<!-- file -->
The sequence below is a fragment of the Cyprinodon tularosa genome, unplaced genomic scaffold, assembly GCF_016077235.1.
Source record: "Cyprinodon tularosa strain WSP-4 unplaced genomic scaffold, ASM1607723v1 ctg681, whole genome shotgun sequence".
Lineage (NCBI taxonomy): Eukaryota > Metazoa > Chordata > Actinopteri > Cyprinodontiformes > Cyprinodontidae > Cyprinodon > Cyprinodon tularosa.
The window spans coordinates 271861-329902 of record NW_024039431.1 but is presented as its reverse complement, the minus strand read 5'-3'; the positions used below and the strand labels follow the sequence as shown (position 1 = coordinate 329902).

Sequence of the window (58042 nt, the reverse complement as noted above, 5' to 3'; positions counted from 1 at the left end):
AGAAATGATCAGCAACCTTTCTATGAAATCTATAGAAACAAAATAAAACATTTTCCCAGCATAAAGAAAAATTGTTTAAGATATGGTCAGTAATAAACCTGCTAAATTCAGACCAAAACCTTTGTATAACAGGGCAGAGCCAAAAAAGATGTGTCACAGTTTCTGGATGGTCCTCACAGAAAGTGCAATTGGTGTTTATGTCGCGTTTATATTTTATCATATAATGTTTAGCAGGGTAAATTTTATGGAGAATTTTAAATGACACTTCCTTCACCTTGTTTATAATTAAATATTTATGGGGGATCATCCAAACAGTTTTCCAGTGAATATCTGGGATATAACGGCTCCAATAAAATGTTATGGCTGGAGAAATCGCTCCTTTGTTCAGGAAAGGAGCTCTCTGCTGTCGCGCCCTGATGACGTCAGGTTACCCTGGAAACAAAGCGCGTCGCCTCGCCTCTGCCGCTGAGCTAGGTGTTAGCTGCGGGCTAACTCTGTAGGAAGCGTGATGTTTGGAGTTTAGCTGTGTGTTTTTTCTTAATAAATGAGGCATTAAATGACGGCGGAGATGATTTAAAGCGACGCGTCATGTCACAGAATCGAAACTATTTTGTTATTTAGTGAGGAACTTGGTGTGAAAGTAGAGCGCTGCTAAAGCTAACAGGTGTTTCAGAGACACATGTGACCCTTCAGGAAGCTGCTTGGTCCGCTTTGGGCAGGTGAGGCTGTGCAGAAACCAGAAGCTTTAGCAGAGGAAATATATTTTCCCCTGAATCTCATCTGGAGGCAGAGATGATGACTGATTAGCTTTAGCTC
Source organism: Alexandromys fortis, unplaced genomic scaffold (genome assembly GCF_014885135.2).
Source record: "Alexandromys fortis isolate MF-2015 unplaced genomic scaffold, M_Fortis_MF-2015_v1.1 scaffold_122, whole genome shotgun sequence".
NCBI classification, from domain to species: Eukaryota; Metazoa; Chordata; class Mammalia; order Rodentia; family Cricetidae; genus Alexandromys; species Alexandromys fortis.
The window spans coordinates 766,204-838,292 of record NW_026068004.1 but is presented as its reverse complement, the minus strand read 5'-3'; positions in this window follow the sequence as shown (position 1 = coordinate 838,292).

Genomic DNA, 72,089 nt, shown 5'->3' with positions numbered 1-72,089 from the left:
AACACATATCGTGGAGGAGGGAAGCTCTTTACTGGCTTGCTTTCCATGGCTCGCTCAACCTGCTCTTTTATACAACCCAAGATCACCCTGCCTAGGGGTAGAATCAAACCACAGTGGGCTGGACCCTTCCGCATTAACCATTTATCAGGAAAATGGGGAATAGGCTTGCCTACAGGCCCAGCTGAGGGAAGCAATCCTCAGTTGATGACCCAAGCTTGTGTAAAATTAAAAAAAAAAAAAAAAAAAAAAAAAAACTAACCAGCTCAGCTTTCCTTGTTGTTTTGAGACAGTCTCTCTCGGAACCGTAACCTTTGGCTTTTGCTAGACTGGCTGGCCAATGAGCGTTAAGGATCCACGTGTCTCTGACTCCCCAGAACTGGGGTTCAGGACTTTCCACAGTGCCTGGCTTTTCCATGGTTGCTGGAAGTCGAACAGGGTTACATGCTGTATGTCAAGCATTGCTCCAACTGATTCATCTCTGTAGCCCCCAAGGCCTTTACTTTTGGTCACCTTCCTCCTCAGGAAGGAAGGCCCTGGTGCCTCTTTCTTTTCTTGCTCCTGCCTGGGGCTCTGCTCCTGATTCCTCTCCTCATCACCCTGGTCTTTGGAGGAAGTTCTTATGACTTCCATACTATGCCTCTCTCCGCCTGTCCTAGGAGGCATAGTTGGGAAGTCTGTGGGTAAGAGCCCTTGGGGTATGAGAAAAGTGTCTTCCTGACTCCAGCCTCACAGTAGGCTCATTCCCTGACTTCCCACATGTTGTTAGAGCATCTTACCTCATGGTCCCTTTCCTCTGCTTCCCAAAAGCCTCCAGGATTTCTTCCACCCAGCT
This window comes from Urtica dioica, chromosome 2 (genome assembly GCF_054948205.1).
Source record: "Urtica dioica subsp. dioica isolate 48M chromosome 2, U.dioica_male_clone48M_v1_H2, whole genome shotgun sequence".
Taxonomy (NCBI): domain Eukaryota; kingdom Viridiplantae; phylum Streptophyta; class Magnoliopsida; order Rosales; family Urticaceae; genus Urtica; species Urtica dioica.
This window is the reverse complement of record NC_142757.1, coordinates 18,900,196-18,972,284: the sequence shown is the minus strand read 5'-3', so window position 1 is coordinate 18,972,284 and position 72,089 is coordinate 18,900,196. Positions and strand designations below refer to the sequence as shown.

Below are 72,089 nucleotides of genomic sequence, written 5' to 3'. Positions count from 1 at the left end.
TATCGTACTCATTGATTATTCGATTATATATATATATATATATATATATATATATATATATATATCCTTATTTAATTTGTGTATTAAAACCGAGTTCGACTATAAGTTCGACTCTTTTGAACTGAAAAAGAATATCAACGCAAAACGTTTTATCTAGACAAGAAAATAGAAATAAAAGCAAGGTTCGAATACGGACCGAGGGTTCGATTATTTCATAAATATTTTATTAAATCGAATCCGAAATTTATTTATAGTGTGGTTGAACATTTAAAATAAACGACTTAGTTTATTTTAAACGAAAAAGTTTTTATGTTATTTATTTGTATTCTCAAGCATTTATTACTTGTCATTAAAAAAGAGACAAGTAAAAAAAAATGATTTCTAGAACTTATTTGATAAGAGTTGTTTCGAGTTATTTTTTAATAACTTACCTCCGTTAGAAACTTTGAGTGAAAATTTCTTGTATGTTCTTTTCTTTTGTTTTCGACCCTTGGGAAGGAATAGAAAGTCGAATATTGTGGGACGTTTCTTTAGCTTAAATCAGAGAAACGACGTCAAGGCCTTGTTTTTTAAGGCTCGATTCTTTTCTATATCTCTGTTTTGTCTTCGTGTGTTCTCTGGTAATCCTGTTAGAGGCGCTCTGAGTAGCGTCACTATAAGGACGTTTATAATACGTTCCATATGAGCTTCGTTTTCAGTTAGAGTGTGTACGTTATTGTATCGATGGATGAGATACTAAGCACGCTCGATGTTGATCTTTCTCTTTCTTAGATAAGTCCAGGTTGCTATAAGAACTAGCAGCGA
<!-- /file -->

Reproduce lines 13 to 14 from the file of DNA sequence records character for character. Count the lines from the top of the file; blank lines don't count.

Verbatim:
This window comes from Urtica dioica, chromosome 2 (genome assembly GCF_054948205.1).
Source record: "Urtica dioica subsp. dioica isolate 48M chromosome 2, U.dioica_male_clone48M_v1_H2, whole genome shotgun sequence".